To assist in the purchase of these objects, the CPEIA permits government grants and loans to institutions and public authorities.15 The annual budget for loans is $30,000 and only two loans have been made to date. The CPEIA also creates a special government account called the Canadian Heritage Preservation Endowment Account to be credited with all moneys received by the government for the purpose of making the grants or for the purchase of similar property outside of Canada.16 This account has not yet been used as it has been perceived by institutions to be a potential competitor for donated funds. This view may change, however, as donations become even more difficult to obtain. The account may eventually be perceived as a possible source of additional funds.
Donation of Cultural Property
While the CPEIA raises barriers to the export of objects in the hope that they will remain in Canada, the ITA creates positive incentives for retention by including cultural objects in the provisions relating to gifts which have a favourable tax result. The ITA permits corporate taxpayers to deduct the value of certain gifts in the computation of their taxable incomes17 and permits individuals to claim a credit against tax payable.18
Gifts are divided into three categories: charitable gifts19, gifts to the Crown20 (the federal or a provincial government), and cultural gifts to institutions.21
The first category, which includes gifts to registered charities, registered
Canadian amateur athletic associations, and municipalities, limits the amount of the deduction or credit to a maximum of 20 per cent of a taxpayer’s income.22
This 20-per-cent limit does not apply to the last two categories: gifts to the federal or provincial governments and cultural gifts to an “institution or public authority” in Canada designated under section 32(2) of the CPEIA.23 For these types of gifts, deductions or credits may be utilized up to the total income of the taxpayer. It would appear that a donation to the Canadian Heritage Preservation Endowment Account would be a gift to the federal government.
Moreover, cultural gifts to an “institution or public authority” have the additional advantage of being deemed not to result in a capital gain to the donor,24 whereas ordinary gifts may result in a capital gain.25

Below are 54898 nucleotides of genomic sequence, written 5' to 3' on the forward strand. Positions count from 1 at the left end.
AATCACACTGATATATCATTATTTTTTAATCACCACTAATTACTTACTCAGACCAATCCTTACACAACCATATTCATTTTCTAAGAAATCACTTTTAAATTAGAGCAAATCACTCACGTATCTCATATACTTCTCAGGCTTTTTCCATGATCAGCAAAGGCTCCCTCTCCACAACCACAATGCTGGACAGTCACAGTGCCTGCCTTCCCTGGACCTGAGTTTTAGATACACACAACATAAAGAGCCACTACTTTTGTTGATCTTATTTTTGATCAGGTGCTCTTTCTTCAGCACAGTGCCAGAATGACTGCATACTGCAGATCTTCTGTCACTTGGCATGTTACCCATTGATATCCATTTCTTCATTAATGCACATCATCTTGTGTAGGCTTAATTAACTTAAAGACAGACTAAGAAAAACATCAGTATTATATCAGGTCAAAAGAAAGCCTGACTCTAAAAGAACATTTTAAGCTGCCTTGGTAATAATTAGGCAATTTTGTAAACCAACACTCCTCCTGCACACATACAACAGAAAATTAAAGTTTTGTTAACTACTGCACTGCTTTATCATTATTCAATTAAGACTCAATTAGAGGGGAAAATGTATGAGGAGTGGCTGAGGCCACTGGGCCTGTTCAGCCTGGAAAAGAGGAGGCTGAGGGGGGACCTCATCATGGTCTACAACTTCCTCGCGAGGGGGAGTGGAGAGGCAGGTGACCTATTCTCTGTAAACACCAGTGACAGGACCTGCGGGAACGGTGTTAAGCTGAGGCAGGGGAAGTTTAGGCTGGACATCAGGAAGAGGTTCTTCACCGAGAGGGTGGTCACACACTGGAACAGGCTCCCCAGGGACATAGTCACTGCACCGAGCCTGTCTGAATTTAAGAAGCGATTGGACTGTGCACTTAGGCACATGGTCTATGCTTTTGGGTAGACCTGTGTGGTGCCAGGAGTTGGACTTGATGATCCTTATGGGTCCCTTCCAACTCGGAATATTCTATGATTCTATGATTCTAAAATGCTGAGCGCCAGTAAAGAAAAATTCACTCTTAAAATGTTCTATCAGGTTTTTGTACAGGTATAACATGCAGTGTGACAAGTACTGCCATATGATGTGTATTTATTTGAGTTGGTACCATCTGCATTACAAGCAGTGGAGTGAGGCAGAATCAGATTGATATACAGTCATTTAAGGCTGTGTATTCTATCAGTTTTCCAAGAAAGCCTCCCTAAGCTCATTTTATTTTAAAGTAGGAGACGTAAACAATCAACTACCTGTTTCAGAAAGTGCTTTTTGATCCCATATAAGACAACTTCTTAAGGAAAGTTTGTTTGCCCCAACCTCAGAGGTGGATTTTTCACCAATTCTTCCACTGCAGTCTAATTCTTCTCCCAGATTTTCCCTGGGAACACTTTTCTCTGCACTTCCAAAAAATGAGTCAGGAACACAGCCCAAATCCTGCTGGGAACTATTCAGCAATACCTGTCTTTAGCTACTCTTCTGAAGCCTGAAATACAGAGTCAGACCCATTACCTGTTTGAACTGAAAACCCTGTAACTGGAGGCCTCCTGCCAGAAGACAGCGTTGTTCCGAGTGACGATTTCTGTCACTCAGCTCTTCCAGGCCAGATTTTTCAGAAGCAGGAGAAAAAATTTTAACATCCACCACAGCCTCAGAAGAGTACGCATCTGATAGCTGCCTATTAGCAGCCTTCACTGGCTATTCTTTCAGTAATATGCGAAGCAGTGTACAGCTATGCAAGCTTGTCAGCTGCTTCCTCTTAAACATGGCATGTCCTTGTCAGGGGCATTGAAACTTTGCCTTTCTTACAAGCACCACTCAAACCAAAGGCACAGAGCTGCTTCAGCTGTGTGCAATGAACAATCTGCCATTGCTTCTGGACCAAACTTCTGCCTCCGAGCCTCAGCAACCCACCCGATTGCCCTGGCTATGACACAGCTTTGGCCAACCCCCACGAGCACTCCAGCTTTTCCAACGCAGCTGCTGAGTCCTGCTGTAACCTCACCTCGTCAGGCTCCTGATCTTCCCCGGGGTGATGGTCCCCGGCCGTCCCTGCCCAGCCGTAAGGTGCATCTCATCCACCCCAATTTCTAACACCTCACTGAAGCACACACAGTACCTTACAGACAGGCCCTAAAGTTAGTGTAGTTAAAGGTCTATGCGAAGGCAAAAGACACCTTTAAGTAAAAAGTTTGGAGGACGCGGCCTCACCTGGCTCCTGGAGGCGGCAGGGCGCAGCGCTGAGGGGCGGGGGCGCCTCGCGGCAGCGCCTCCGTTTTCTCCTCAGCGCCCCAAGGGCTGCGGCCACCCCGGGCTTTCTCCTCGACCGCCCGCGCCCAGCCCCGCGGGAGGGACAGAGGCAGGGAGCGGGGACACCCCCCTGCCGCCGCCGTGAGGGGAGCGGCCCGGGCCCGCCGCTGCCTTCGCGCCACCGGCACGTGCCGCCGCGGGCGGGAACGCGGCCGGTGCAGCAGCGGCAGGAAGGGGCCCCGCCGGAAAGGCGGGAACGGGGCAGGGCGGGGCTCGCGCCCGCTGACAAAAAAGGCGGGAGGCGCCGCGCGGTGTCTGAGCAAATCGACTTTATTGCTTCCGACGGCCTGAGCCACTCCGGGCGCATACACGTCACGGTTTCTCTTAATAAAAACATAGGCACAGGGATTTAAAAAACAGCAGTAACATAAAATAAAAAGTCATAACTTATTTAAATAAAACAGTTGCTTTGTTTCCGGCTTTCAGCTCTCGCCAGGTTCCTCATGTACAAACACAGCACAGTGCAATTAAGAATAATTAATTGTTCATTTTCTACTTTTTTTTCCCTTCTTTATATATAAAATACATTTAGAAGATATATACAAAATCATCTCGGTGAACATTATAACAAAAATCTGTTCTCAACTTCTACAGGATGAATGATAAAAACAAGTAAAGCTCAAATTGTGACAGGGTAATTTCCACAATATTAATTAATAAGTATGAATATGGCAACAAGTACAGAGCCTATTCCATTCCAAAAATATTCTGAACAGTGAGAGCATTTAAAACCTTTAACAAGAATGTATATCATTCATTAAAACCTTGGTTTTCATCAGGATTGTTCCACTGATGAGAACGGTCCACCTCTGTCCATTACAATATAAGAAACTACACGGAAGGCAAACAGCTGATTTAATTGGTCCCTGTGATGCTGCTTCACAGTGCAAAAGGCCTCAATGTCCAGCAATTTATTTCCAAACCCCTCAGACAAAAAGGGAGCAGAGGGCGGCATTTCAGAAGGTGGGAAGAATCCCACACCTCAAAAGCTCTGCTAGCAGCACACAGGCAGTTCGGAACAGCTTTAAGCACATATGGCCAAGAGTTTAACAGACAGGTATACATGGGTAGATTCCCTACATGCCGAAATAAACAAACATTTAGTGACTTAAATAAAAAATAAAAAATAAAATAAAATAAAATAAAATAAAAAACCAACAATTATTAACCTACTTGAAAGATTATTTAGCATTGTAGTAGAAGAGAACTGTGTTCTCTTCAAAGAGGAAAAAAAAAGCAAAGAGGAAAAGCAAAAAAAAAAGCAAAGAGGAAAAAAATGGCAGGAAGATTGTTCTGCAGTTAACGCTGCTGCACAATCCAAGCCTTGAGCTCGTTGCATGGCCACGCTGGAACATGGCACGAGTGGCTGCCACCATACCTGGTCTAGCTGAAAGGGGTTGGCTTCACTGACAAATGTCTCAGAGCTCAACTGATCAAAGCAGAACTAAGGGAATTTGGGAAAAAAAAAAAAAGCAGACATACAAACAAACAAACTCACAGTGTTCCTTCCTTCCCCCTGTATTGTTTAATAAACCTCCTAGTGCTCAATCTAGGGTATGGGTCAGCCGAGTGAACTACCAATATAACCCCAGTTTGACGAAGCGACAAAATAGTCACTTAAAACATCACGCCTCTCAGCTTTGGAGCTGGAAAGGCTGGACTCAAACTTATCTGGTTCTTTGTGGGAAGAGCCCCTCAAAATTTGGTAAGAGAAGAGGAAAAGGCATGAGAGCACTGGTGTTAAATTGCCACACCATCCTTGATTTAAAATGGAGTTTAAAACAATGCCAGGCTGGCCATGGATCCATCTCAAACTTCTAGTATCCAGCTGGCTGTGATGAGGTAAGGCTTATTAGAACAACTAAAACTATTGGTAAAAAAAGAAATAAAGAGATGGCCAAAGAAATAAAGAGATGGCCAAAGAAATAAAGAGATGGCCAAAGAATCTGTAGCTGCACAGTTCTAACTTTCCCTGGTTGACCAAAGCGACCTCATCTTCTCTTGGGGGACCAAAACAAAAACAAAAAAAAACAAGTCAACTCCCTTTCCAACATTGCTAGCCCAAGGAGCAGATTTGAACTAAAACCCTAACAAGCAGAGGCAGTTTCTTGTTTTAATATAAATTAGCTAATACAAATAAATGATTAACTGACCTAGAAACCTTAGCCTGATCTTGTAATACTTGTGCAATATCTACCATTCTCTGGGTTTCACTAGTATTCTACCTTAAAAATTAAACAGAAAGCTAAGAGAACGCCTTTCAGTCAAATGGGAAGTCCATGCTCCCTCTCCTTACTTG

These tax incentives, which were established so that private owners of cultural property of importance to the national heritage would find it advantageous to donate to Canadian institutions, provide a tax benefit much greater than that which can be derived from making a cash contribution to the same institution, or to any other deserving cause.
An explanation for this fiscal largesse may be found in the previously noted history of the Review Board, i.e., it was established to help keep cultural objects of national importance in Canada and, indeed, to help fund their purchase by Canadian institutions. A particularly favourable tax treatment was designed to encourage the owners of such objects to donate them to specific Canadian institutions, thus keeping them in the country and avoiding the need for public funding.
There was evidently no attempt to weigh the benefits accorded cultural donations against those for ordinary charitable contributions although, clearly, greater tax benefits would be likely to generate increased giving to all charities, thus reducing some of the calls for assistance made on all levels of government.
Expansion of Board Powers
The authority of the Minister of National Revenue (the Minister) to assess taxpayers extends to all matters necessary to determine liability for tax, including the value of charitable contributions.26 Appeals from the Minister’s assessment are now heard exclusively by the Tax Court of Canada subject to review by the Federal Court of AppeaJ.27 Decisions of other courts or tribunals concerning issues of relevance to other than tax purposes such as the amount of maintenance payable or the basis of damages for breach of contract, would normally be accepted by the Minister or the Tax Court as conclusive.2H